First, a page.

We left Sprague's early in the morning, well satisfied with his accommodations, and glad to have found, so deep in these solitudes a man who had evidently preserved many of the ideals of civilized life, who took a number of papers and magazines, had a good library, and was successfully toiling to make himself a picturesque and comfortable home.

A couple of miles beyond Sprague's, the rocks, which had been menacing us on the right, withdrew further west, and left a long sloping embankment next us, crowned by another of those remarkable geological freaks which I have before mentioned. On the plateau of the embankment, and not far from its edge, stood Windsor Castle.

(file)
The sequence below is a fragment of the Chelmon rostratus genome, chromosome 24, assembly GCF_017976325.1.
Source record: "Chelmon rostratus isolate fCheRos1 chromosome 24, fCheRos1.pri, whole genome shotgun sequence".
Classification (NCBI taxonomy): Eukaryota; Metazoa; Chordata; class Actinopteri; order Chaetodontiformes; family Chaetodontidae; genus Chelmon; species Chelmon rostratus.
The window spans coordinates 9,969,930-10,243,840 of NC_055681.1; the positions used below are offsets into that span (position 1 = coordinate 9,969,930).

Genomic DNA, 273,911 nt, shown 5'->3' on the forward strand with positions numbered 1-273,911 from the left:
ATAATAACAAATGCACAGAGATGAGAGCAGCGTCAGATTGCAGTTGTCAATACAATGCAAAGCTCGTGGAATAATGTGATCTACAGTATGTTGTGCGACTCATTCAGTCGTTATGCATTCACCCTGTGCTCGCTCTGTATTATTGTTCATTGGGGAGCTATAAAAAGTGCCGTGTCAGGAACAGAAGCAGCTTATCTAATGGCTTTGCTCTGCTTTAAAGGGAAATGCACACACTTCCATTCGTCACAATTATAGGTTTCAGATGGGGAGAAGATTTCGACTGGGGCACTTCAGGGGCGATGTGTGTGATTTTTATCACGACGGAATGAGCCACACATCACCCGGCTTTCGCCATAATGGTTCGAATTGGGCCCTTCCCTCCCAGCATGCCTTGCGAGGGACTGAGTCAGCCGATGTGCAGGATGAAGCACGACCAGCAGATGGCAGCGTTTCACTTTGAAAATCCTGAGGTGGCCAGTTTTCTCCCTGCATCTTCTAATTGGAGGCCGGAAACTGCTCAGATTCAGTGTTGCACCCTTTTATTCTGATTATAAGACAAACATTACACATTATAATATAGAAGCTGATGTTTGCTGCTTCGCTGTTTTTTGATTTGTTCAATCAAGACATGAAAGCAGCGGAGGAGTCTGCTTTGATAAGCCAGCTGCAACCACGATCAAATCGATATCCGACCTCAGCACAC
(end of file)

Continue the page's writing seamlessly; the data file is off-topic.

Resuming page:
The resemblance was astonishing. Towers, battlements, imposing facade, proportions, all were remarkably imitated. If the bareness about it had been broken up by fine old trees, and the royal colors had floated over the flag-staff turret, one might have been compelled to think twice before asserting that this was not the palace of the Old World transported bodily by magic to America. The structure stood so abruptly perpendicular out of the table-land, was so entirely unsupported and unexplained, that it was almost impossible to imagine it a mere mass of Rocky Mountain conglomerate or sandstone. Our road ran within half a mile of it, and at that distance little fancy was necessary to discern regular rows of windows, stately door-ways, and all other details requisite for completing the realization. It is very difficult to get any idea from an engraving of the impression produced by these castellated formations of the West. If the picture makes its mimicry as strong as the formation has it, it is apt to look less like a good picture of the formation than a bad picture of the architecture or sculpture imitated.